Supervised and unsupervised classification

Supervised classification uses the spectral signature defined in the training set. For example, it determines each class on what it resembles most in the training set. The common supervised classification algorithms are maximum likelihood and minimum-distance classification.

Unsupervised classification is an easy way to segment and understand an image.In unsupervised classification, it first groups pixels into “clusters” based on their properties. In order to create “clusters”, analysts use image clustering algorithms such as K-means and ISODATA. After picking a clustering algorithm, you identify the number of groups you want to generate.

Land use / Land cover mapping

Land management and land planning requires a knowledge of the current state of the landscape. Understanding current land cover and how it is being used, along with an accurate means of monitoring change over time, is vital to any person responsible for land management. Measuring current conditions and how they are changing can be easily achieved through land cover mapping, a process that quantifies current land resources into a series of thematic categories, such as forest, water, and paved surfaces. By using remotely sensed imagery and semi-automated classification methods, Cape provides cost-effective and accurate means to derive land resource information and maintain its currency into the future.

Image enhancement

Enhancements are used to make it easier for visual interpretation and understanding of imagery. The advantage of digital imagery is that it allows us to manipulate the digital pixel values in an image. Although radiometric corrections for illumination, atmospheric influences, and sensor characteristics may be done prior to distribution of data to the user, the image may still not be optimized for visual interpretation. Remote sensing devices, particularly those operated from satellite platforms, must be designed to cope with levels of target/background energy which are typical of all conditions likely to be encountered in routine use.

Georeferencing and Rectification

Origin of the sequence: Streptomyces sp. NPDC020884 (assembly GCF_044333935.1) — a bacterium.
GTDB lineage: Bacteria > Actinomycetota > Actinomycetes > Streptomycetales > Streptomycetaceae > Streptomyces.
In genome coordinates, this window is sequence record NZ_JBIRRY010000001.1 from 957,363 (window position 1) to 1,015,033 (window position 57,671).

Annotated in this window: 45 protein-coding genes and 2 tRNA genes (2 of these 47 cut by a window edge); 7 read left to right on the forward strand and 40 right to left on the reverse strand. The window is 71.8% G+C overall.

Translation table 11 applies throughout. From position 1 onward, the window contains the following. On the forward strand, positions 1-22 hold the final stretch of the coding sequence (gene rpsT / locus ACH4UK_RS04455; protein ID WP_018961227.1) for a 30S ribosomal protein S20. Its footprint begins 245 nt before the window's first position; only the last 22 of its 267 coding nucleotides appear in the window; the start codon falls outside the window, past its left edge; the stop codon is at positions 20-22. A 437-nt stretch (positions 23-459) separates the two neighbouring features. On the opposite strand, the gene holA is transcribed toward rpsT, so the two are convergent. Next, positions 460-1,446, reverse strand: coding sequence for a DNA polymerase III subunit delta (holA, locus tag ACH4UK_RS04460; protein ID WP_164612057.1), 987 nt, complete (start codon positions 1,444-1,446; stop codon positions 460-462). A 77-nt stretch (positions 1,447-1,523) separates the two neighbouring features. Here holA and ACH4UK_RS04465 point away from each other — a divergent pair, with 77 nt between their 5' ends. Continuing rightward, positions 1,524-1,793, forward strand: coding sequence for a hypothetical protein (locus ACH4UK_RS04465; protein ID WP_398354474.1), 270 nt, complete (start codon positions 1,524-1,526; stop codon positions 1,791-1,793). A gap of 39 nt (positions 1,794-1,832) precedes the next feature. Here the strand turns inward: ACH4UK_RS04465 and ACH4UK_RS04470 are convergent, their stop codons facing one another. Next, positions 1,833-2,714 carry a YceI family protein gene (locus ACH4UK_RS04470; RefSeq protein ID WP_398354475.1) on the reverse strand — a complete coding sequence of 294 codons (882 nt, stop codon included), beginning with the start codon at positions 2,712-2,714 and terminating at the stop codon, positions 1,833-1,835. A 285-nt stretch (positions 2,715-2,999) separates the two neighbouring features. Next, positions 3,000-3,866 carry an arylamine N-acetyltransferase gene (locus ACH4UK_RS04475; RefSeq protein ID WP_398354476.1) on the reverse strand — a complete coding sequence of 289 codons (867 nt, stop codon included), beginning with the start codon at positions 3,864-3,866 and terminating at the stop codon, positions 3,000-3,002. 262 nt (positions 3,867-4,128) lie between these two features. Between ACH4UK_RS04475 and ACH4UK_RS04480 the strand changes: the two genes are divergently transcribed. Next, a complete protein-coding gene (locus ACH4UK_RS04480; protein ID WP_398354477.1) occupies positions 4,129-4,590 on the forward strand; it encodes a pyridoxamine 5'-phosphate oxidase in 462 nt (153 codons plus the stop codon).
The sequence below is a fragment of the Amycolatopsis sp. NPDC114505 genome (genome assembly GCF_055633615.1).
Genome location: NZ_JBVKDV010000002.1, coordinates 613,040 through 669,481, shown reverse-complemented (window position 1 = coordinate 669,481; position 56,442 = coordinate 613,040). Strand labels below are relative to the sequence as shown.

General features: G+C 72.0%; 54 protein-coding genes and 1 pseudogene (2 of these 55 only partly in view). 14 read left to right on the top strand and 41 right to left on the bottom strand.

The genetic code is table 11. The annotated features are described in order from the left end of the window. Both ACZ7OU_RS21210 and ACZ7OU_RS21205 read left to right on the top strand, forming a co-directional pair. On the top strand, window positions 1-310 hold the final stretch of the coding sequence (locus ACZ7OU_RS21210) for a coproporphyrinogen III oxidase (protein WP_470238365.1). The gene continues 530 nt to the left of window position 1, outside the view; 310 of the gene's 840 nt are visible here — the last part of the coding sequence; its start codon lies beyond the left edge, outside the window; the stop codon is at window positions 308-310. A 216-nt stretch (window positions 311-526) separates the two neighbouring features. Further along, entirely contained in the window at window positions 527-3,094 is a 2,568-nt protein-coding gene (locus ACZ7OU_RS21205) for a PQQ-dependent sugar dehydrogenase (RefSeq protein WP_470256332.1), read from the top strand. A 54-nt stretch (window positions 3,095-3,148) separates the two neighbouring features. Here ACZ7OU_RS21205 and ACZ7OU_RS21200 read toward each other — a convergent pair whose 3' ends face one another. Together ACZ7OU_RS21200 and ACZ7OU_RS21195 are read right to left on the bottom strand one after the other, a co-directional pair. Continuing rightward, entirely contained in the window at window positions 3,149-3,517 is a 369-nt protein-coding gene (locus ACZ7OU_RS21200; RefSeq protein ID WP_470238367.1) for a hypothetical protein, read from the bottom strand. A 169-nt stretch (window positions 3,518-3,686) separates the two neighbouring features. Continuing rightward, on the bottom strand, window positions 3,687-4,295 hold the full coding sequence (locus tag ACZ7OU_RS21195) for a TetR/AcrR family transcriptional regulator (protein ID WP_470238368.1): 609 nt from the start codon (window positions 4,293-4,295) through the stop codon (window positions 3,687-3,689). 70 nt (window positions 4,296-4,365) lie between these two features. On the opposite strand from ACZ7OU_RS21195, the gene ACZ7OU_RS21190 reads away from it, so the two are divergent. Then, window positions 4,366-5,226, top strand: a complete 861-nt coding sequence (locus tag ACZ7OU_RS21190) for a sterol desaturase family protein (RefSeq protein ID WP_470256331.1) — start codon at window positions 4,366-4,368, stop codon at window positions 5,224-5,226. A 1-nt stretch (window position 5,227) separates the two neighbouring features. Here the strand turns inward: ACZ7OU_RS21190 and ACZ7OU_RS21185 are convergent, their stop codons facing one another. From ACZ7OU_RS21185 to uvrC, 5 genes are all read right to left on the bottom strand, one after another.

Georeferencing is the process of taking a digital image, it could be an airphoto, a scanned geologic map, or a picture of a topographic map, and adding geographic information to the image so that GIS or mapping software can ‘place’ the image in its appropriate real world location. This process is completed by selecting pixels in the digital image and assigning them geographic coordinates. In rare instances, one may already know the geographic coordinates of certain pixels in an image; more frequently, a non-georeferenced image is georeferenced to an existing image that already has embedded geographic information.

Mineral identification and exploration

Hyperspectral remote sensing and other high-resolution multispectral satellites are used for mineral identification and exploration.

Remote sensing images are used for mineral exploration in two key ways:

  1. Mapping the geology, faults and fractures of an ore deposit.
  2. Recognizing hydrothermally altered rocks by their spectral signature.

Images are gathered either through optical sensors, or through synthetic aperture sensors. Optical sensors measure the spectral data of sunlight reflected from the Earth’s surface. Synthetic aperture sensors are able to sense electromagnetic data by transmitting microwaves and receiving the back-scatter waves from the Earth’s surface.

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